“So Joshua took all that land, the hill country and all the Negeb and all the land of Goshen and the lowland and the Arabah and the hill country of Israel and its lowland  from Mount Halak, that rises toward Seir, as far as Baal-gad in the valley of Lebanon below Mount Hermon. And he took all their kings, and smote them, and put them to death. Joshua made war a long time with all those kings. There was not a city that made peace with the people of Israel, except the Hivites, the inhabitants of Gibeon; they took all in battle. For it was the Lord’s doing to harden their hearts that they should come against Israel in battle, in order that they should be utterly destroyed, and should receive no mercy but be exterminated, as the Lord commanded Moses.” (Josh. 11:16-20)  The Lord had placed all of the Canaanites under the ban (“herem”) for total destruction.  The reasons for this are multifaceted.  One of the reasons was that they were pagan idolaters who offered human and child sacrifice to demon-gods.

Destruction of the Anakim:
Another reason for the herem, total-destruction of the Canaanites was the presence of the giant Anakim and Rephaim, who were tall people opposed to the will of God.  Who they were is not exactly known, but may be by-products of the fallen angels (Gen. 6:1-4).  “And Joshua came at that time, and wiped out the Anakim from the hill country, from Hebron, from Debir, from Anab, and from all the hill country of Judah, and from all the hill country of Israel; Joshua utterly destroyed them with their cities. There was none of the Anakim left in the land of the people of Israel; only in Gaza, in Gath, and in Ashdod, did some remain.” (Josh. 11:21-22)  Joshua and the Israelites completely wiped-out the Anakim, as the Lord had commanded them.  Yet, only a few are left in Gaza, Gath and Ashdod.  Gath is where David in the future will end up fighting the giant Goliath (1 Sam. 17:4), perhaps one of these Anakim remnants that Joshua failed to kill.

Joshua Conquers All of Canaan, and there is Peace in the Land:
“So Joshua took the whole land, according to all that the Lord had spoken to Moses; and Joshua gave it for an inheritance to Israel according to their tribal allotments. And the land had rest from war.” (Josh. 11:23) When sin (allegorically symbolized by the Canaanites and Anakim) is conquered, then you will have peace.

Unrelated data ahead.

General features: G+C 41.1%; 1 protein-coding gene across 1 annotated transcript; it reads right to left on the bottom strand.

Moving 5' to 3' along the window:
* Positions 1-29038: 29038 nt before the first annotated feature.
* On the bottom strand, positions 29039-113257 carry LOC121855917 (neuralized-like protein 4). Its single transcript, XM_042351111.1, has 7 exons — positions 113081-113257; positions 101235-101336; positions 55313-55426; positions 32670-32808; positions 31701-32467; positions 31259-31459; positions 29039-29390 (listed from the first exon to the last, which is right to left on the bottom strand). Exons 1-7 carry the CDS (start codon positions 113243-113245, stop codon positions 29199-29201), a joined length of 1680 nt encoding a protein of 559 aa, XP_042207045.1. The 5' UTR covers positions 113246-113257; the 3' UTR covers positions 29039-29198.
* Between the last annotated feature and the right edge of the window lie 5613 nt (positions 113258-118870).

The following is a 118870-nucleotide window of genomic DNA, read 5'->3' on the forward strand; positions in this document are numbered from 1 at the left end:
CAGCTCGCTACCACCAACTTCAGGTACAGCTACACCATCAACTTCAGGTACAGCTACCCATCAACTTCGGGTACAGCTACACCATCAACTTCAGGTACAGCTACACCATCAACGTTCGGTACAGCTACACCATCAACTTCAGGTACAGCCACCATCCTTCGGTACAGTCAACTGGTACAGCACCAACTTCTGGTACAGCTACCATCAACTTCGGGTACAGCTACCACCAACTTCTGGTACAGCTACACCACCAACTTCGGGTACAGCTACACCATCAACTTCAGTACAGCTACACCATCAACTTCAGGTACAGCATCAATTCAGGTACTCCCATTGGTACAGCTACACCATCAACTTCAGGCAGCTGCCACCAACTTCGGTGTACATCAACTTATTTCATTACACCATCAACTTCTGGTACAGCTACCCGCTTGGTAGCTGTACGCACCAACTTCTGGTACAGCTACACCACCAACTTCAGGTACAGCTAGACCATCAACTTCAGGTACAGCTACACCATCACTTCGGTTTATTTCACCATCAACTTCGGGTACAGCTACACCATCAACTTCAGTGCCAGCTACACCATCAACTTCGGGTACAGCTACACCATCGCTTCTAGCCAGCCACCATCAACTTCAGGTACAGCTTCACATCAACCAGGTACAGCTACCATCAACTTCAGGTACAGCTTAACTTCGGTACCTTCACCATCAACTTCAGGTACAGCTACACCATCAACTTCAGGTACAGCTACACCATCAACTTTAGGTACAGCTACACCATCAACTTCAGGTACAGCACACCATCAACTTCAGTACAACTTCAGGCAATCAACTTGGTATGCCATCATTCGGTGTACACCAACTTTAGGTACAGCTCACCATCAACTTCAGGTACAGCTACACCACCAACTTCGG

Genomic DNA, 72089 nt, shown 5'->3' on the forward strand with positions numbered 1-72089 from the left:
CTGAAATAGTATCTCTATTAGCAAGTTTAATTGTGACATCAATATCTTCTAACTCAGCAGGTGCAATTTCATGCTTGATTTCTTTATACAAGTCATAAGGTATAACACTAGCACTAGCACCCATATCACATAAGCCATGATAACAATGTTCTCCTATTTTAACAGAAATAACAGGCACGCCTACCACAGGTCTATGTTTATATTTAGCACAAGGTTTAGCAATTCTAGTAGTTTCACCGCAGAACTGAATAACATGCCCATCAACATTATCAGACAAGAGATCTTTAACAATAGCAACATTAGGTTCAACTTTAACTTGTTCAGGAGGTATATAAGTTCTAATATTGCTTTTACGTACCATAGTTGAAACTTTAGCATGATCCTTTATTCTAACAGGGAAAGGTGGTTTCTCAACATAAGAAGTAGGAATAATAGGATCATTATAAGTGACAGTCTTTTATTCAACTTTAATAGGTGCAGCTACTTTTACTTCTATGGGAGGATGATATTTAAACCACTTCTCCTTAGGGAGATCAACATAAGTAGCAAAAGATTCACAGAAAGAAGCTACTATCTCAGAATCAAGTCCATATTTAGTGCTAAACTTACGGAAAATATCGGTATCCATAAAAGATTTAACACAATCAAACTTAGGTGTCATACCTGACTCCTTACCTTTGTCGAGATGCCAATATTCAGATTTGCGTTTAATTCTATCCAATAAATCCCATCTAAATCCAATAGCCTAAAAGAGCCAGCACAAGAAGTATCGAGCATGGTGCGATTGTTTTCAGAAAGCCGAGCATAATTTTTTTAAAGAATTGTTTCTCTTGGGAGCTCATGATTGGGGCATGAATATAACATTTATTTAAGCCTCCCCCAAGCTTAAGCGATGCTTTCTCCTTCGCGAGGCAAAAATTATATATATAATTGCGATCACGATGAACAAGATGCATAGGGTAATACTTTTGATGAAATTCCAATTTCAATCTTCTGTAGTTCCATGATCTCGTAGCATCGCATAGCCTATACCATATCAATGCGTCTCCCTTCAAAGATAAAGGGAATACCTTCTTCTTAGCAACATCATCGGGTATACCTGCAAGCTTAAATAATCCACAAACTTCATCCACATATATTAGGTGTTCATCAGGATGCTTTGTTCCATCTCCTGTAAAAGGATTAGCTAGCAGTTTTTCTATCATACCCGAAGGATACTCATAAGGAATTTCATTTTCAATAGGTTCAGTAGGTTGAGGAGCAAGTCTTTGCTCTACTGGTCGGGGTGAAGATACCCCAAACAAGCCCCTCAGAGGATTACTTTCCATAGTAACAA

Joshua 1-6:

Joshua leads the Israelites over the Jordan River:
If Deuteronomy was Moses’ summary of the Law, then Joshua is the epilogue to Moses’ Pentateuch (the five Books of Moses). Joshua takes over from Moses to lead the Israelites into the Promised Land.  Joshua is one of seven figures in the Bible who has their names changed to correspond with their specific role in salvation history.  (Others, for example, are Abraham, Sarah, and Peter). Joshua’s original name was “Hosea” (meaning “salvation”; see Num. 13:8) but Moses changed it to “Joshua” (meaning “the Lord saves.”)  Joshua is a type of Jesus.  Interestingly, Joshua and Jesus are the same names in Hebrew, ישוע (“Yeshua”).  Joshua bears the name of the Messiah, Yeshua, or in English, Jesus.  In effect, “Jesus” is leading the chosen people of God into the “Promised Land.”  In the New Testament, Jesus does, in fact, lead Christians into the promised land of Heaven.  As Joshua prepares Israel to cross over into the Promised Land, they first prepare their provisions “for three days.”

Joshua Sends Spies to Jericho, and They Meet Rahab:
Joshua’s first conquest in the Promised Land will be Jericho, so he sends two spies to the city to reconnaissance it.  They end up going “into the house of a harlot named Rahab, where they lodged.” (Josh. 2:1)  Rahab conveys to them that tales of the Israelites and the Red Sea drying up have reached them, and the city of Jericho is terrified to fight the Israelites. So, Rahab tries to help them, and save her family’s lives.  She says, “Now then, swear to me by the Lord that as I have dealt kindly with you, you also will deal kindly with my father’s house, and give me a sure sign, and save alive my father and mother, my brothers and sisters, and all who belong to them, and deliver our lives from death.” (Josh. 2:12-13) The two spies answer her, “Our life for yours! If you do not tell this business of ours, then we will deal kindly and faithfully with you when the Lord gives us the land.” (Josh. 2:13)  Rahab is a sinner (prostitute) and a Gentile (non-Jew).  Yet, the Israelites agree to save her if she helps them.  Rahab is saved by making a covenant with the people of God.  Rahab has been defined by the Church Fathers as a type for the Church and Christians. She is a sinner, a Gentile, non-Jew, yet she is saved.  Rahab also conspicuously shows up in the genealogy of Jesus (Mt. 1:5).  Jesus’ lineage is not just to save the Jews.  He has come with a universal mission to save all people.  Rahab reflects this part of his ancestry.  She is a symbol and a type of Church that will be saved by Jesus Christ. In this instance, she will be saved from the destruction wrought by Joshua on the city of Jericho.